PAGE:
Emily Diez is a researcher for the Akribis Group and the Center for Terrorism and Intelligence Studies. She is also a graduate student at the Sam Nunn School of International Affairs at the Georgia Institute of Technology. Her research has focused on counterterrorism, nonproliferation, and the causes of ethnic conflict. Prior to her studies at Georgia Tech, she taught English in Spain and traveled extensively throughout Europe. She received Bachelor’s degrees in Spanish and International Studies, with a concentration in Social and Cultural Identity, from the University of Mississippi and studied abroad in Salamanca and Valencia, Spain.
Caroline Zaw-Mon is a researcher for the Akribis Group and the Center for Terrorism and Intelligence Studies. She recently completed her graduate degrees in International Studies and International Business at the University of Denver’s Korbel School of International Studies and the Daniels College of Business. She earned her Bachelor’s degree in History from Vanderbilt University and has worked in emergency management and international development.
Terrance Clark is a researcher for the Akribis Group and the Center for Terrorism and Intelligence Studies. He received his Master of Science in International Affairs from the Sam Nunn School of International Affairs at the Georgia Institute of Technology. His research has focused on international security, counterinsurgency, and conflict resolution. During his studies at Georgia Tech, he worked for the Center for Strategy, Technology, and Policy (CISTP) and studied abroad in Europe. He obtained his Associate of Arts and Science and Bachelor of Arts in Political Science from Emory University. In his spare time, Mr. Clark is a creative writer of poetry.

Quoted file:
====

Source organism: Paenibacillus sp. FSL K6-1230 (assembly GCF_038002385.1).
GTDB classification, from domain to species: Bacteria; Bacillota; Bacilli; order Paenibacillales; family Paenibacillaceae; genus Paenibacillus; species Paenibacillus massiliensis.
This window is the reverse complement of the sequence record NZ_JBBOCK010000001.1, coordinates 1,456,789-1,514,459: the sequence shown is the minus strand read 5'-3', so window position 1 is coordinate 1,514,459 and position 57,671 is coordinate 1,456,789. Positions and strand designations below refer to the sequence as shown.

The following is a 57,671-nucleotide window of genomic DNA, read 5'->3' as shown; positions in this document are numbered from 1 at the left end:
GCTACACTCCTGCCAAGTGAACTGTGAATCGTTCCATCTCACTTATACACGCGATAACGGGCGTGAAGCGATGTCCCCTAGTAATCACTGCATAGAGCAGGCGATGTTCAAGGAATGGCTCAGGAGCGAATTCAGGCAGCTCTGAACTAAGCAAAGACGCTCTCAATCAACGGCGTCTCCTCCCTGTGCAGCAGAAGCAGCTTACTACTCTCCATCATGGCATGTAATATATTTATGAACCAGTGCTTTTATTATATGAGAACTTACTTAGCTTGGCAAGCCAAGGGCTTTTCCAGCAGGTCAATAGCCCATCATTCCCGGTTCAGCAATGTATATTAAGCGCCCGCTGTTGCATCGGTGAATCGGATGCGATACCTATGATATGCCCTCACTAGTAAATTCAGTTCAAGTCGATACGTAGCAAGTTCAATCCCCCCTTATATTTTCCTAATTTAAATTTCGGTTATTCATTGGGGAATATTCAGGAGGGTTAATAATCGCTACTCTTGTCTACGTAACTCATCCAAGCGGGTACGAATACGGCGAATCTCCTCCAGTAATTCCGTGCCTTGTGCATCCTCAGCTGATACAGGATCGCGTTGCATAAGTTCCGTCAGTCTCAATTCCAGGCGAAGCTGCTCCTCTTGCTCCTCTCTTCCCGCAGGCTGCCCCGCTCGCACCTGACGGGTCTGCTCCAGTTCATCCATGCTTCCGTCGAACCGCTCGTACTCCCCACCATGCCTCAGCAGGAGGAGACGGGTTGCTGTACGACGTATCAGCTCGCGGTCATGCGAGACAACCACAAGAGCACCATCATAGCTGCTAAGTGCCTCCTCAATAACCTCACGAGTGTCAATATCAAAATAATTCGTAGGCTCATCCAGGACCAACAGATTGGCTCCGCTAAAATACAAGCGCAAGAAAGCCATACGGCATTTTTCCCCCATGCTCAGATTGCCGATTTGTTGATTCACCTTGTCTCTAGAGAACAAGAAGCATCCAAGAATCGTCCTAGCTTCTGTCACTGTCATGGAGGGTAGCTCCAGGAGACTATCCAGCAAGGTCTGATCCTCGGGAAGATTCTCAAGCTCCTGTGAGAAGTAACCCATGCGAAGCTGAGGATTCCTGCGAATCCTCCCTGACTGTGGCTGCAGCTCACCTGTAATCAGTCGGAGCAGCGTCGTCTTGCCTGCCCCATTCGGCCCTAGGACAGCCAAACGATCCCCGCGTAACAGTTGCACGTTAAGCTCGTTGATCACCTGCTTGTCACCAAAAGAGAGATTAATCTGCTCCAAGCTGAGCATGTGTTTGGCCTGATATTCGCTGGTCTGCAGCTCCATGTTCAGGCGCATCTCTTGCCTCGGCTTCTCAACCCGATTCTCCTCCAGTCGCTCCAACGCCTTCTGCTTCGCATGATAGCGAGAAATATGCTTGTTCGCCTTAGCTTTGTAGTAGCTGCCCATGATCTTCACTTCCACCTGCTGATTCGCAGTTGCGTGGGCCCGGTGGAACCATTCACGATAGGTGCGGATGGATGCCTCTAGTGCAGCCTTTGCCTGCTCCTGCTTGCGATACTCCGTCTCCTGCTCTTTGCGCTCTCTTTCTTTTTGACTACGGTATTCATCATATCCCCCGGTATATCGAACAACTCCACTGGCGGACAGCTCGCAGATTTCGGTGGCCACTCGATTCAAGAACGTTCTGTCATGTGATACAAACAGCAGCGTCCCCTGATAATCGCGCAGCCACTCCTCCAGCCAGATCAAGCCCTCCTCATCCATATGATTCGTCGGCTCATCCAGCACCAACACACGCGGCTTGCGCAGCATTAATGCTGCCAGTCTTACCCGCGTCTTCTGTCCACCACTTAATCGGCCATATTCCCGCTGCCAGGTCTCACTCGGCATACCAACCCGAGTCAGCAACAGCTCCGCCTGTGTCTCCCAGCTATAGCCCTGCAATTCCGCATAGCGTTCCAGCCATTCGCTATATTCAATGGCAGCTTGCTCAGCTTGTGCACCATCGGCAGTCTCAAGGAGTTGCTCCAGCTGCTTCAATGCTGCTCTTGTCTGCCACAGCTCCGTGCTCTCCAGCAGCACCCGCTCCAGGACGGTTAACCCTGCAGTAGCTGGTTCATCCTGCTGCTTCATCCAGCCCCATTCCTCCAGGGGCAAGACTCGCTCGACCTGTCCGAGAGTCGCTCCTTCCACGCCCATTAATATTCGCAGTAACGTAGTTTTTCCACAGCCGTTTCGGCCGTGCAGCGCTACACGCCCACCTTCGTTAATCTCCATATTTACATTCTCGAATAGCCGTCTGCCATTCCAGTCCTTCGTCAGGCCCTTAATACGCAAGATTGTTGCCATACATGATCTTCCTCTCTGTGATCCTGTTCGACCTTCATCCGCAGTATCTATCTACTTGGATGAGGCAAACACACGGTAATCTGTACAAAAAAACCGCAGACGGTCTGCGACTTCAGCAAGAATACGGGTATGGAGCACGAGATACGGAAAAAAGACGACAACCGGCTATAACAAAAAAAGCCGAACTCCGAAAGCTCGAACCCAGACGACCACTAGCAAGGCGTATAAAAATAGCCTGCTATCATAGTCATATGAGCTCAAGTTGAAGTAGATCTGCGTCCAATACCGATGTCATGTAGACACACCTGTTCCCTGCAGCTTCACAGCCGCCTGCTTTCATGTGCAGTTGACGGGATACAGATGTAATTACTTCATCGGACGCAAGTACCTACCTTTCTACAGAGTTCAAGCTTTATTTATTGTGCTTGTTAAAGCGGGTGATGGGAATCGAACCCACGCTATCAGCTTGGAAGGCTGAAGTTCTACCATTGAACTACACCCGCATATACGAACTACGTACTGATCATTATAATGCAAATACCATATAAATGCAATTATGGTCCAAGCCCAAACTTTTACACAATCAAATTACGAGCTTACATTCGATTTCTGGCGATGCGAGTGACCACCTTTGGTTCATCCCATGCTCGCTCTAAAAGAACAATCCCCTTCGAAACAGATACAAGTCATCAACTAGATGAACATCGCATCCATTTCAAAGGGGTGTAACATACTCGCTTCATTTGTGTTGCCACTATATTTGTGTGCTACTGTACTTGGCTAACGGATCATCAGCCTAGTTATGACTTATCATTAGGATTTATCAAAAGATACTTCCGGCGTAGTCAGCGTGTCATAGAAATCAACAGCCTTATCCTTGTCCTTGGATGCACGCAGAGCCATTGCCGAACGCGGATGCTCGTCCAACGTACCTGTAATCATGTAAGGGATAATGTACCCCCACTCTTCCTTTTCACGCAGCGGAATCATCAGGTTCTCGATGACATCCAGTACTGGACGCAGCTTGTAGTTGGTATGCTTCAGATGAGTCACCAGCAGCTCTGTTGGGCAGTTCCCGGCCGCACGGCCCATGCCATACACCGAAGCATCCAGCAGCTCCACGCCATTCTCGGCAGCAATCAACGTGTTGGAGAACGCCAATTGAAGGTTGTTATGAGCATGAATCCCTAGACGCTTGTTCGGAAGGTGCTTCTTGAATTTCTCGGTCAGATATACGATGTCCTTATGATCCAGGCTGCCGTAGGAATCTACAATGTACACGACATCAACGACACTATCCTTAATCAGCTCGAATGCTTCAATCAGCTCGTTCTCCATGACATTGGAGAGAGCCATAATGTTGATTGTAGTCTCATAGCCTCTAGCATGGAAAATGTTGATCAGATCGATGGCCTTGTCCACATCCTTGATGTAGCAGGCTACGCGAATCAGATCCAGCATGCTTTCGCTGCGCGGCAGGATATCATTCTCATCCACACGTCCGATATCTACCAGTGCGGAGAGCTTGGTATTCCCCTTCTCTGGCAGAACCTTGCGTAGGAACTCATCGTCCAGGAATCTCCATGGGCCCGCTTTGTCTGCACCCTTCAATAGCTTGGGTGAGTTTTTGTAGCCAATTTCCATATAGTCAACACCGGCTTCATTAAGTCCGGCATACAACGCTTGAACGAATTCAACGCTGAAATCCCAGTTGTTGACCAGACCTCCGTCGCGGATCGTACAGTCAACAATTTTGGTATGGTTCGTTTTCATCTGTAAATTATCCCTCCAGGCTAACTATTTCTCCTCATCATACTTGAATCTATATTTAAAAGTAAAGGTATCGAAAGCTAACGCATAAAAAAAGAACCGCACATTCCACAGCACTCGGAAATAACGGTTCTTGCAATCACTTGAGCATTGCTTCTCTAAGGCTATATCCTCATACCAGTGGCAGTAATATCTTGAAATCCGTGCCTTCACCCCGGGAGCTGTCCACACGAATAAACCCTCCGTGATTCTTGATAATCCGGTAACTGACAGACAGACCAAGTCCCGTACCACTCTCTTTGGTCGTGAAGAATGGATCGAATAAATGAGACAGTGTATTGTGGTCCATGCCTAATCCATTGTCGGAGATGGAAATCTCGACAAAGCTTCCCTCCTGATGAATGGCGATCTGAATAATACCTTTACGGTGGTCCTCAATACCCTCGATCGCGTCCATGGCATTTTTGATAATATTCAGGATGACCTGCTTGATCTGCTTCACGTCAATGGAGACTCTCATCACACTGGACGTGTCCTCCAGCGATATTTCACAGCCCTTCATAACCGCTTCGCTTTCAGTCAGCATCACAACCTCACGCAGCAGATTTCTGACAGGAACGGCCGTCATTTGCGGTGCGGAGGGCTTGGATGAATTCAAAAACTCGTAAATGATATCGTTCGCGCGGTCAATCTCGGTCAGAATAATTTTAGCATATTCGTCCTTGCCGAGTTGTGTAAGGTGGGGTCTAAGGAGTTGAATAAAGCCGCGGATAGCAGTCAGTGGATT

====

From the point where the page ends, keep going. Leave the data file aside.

Al-Qaida, Global trends and risks, International institutions, International security, Nuclear weapons and nonproliferation, Weapons of mass destruction
The emergence of nuclear terrorism, a threat that President Obama called “the gravest danger we face,” has signaled a paradigm shift in international security. Since the collapse of the Soviet Union, sensitive nuclear technologies and materials have become increasingly available. Globalization and the inadequate enforcement of treaties and export controls have allowed the proliferation of nuclear weapons materials. Today, international terrorist organizations seek to employ weapons of mass destruction (WMD) as a means to influence national policies around the world. AlQaida spokesman Suleiman Abu Gheith declared that in order to balance the injustices that have been inflicted on the Muslim population worldwide, al-Qaida’s new objective is “to kill 4 million Americans–2 million of them children.” As political scientist Graham Allison notes, this could be achieved with either 1,334 attacks similar in magnitude to those of 9/11, or one nuclear bomb.Building a nuclear program is an arduous task that requires tacit knowledge, the recruitment of nuclear scientists, engineers, and machinists, and the resources and time to obtain nuclear materials and components. While it is unlikely that terrorist organizations have the capacity to develop full-fledged programs in the near term, terrorist development and acquisition of nuclear weapons remains a long-term threat that requires international action.
Diez, Emily; Clark, Terrance; and Zaw-Mon, Caroline. “Global Risk of Nuclear Terrorism.” Journal of Strategic Security 3, no. 1 (2010): 19-30.